Evolution Driven by Organismal Behavior

by Rui Diogo

Evolution Driven by Organismal Behavior thumbnail

In my latest book, Evolution Driven by Organismal Behavior, I present the theory of Organic Nonoptimal Constrained Evolution – or ONCE. It argues that evolution is mainly driven by the behavioral choices and persistence of organisms themselves, in a process in which Darwinian natural selection is a secondary – but still crucial – evolutionary player. Many aspects of ONCE overlap with the EES, in particular, an emphasis on the active role of the organism in evolution, reciprocal causation between organism and environment, developmental bias (including constraints) and niche construction. In my book, I present numerous fascinating case studies from a wide range of organisms, including bacteria, plants, insects and our own species, to illustrate the central tenets of my theory.


Organic Nonoptimal Constrained Evolution (ONCE) stresses that organisms are not merely passive evolutionary players under the rule of external factors. To quote Hoffmeyer and Kull1, “Organisms do not passively succumb to the severity of environmental judgment; instead, they perceive, interpret, and act in the environment in ways that creatively and unpredictably change the whole setting for selection and evolution.” Organisms actively construct their ecological niche through behavioral choices and behavioral persistence, which by modifying natural selection in turn drive evolutionary episodes. Behavioral persistence is a key feature of ONCE, which I discuss at length in chapters 2-5 of my book.




The panda is an example of an etho-ecological mismatch.



Another distinctive emphasis of ONCE is its criticism of adaptationism, contra standard neo-Darwinian views, and I document a large number of examples in my book. In fact, more and more studies are emphasizing the discrepancy between the so-called ‘optimal’ morphology of a structure and the potential function of that structure. This underscores the need to appreciate apparently ‘maladaptive’ structures in biological evolution as nevertheless effective functioning units. Rather than being perfected by selection to be optimal for a particular function, ONCE expects the structures of organisms and the function they perform will typically be in many instances merely ‘good enough’ to allow the organisms displaying them to survive and reproduce. Not every single structure needs to be ‘perfectly designed’, or ‘optimally fit’ for each function it performs or for each habitat occupied or behavior exhibited by the organism displaying it, at every single time during its evolutionary history: in fact, many structures, such as vestigial rudimentary structures, may well perform no function at all.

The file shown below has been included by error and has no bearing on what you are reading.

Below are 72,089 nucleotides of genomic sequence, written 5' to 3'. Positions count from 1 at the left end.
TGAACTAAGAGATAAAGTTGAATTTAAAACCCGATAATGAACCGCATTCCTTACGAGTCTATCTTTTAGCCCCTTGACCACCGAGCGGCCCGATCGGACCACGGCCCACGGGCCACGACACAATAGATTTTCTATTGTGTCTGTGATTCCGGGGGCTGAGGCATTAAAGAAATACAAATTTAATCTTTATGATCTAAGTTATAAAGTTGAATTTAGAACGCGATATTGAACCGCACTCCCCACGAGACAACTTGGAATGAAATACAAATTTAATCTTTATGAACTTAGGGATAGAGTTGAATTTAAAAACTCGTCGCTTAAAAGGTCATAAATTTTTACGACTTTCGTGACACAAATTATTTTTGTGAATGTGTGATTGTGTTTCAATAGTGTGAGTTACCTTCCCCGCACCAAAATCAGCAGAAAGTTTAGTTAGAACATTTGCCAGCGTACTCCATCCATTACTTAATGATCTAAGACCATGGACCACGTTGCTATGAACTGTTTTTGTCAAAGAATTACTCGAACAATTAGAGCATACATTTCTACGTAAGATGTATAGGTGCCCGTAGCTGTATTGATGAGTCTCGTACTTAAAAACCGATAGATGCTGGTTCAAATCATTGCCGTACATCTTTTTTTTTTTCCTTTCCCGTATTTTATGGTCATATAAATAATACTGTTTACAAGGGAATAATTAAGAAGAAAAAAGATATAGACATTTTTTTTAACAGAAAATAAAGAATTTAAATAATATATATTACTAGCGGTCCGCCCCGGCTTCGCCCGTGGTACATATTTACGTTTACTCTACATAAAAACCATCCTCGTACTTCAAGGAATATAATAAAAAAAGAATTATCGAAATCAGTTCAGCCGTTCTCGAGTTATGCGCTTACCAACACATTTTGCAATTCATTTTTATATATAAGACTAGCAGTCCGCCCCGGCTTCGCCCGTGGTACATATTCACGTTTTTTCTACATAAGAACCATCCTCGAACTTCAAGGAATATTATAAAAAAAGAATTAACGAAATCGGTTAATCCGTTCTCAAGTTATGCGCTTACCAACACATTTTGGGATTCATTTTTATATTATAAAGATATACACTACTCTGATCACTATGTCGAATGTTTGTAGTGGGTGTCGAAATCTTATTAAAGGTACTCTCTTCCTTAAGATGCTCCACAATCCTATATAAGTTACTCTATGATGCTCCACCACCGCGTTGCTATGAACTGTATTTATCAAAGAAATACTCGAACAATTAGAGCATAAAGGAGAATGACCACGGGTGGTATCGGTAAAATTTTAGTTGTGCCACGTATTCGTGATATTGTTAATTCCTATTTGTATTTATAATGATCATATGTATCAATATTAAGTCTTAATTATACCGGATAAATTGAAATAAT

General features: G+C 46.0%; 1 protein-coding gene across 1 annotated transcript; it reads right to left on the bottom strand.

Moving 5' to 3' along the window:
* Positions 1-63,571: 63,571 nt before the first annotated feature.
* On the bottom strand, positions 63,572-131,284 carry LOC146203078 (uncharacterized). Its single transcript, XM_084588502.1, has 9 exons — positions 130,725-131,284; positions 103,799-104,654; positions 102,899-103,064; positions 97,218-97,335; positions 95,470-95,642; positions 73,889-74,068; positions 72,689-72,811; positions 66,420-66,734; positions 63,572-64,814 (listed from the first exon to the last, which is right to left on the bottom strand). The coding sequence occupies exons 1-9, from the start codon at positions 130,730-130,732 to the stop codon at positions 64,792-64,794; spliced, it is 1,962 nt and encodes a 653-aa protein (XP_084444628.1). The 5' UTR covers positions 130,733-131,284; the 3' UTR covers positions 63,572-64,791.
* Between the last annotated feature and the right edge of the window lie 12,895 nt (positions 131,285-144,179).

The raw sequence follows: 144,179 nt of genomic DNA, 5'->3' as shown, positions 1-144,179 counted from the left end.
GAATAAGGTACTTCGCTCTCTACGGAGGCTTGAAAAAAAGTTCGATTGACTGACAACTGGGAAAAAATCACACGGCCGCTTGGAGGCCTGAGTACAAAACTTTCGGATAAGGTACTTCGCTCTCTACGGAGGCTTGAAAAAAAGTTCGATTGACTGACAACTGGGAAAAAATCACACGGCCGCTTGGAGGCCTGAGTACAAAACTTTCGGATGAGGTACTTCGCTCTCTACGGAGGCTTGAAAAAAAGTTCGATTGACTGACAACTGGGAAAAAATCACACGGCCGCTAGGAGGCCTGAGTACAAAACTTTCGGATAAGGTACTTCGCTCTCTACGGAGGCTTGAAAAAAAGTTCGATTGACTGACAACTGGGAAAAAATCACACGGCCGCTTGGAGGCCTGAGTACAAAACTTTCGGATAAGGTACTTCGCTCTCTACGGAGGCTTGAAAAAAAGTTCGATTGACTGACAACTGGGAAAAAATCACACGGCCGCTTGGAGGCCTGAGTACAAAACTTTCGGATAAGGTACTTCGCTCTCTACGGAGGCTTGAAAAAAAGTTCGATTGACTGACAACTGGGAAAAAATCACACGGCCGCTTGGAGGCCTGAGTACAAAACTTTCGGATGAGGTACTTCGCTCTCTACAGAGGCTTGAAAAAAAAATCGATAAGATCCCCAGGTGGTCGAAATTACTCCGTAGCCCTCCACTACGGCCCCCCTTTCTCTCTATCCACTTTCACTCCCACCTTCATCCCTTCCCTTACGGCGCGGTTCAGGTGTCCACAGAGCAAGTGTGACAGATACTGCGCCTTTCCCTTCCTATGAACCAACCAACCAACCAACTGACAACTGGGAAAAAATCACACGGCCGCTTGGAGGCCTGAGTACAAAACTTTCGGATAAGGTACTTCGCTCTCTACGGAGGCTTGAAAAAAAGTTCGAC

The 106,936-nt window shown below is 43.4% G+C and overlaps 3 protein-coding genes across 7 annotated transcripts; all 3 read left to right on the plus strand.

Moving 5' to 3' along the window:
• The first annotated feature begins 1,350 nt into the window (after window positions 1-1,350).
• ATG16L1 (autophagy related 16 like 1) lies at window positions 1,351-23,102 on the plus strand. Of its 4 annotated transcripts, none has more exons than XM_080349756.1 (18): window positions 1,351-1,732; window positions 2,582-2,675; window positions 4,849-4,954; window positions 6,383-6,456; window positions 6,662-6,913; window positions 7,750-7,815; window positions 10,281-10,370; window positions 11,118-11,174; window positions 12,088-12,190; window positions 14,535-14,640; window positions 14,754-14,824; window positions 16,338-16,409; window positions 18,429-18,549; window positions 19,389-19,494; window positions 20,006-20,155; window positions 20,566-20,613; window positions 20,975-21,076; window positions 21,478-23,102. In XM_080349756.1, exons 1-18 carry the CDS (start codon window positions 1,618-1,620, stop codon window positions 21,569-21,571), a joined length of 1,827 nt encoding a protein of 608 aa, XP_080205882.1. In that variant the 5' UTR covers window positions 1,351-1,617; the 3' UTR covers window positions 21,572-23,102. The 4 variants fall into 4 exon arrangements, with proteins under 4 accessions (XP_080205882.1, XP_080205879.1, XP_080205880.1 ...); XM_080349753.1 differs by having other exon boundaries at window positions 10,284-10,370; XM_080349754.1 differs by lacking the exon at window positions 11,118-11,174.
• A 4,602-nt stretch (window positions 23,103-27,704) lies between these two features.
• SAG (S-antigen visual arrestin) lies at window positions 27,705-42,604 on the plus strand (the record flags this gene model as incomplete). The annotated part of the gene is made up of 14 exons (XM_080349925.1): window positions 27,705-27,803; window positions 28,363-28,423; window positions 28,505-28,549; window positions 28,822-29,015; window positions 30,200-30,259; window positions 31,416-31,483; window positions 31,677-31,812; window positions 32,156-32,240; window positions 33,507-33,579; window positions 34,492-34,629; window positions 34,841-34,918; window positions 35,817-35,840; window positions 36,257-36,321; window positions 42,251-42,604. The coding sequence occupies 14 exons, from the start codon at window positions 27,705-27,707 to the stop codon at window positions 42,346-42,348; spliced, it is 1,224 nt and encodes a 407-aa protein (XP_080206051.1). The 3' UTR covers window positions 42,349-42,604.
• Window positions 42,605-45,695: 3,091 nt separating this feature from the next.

In my book, I describe how, in addition to organism behavior, developmental bias and internal selection can channel phenotypic variation into specific areas of morphospace. These developmental processes contribute to directing evolutionary change, but they can also lead to poor fit (or mismatches) between phenotype, behavior and environment, resulting in evolutionary dead-ends, and eventually organism extinction2. Mismatches are commonly observed between form (morpho-), behavior (etho-) and habitat (eco-). To illustrate, the panda is an example of both an etho-ecological mismatch and an eco-morphological mismatch as the behavior of eating bamboo and the morphological characteristics evolved to facilitate this do not match the decrease in available bamboo, i.e. the current ecological context where pandas live. Whales exemplify eco-morphological and etho-morphological mismatches as pelvic morphology (specifically the development of some hind limb bones during ontogeny) does not fully match the swimming behavior and aquatic habitat of whales.



humpback whale

The humpback whale is an example of an eco-morphological and etho-morphological mismatch.



In chapter 6 of my book (see also 2), I present a meta-analysis to determine how widespread mismatches are in nature. For many readers, this is one of the most original parts of the book, with important implications for several fields of biology. Using a broad unbiased approach, I reviewed empirical studies analyzing form-behavior-ecology correlations among multiple species/clades using quantitative tools within a rigorous phylogenetic framework. This meta-analysis clearly showed that correlations between form and phylogeny are often stronger than those between form and habitat. I will share a few illustrative examples below.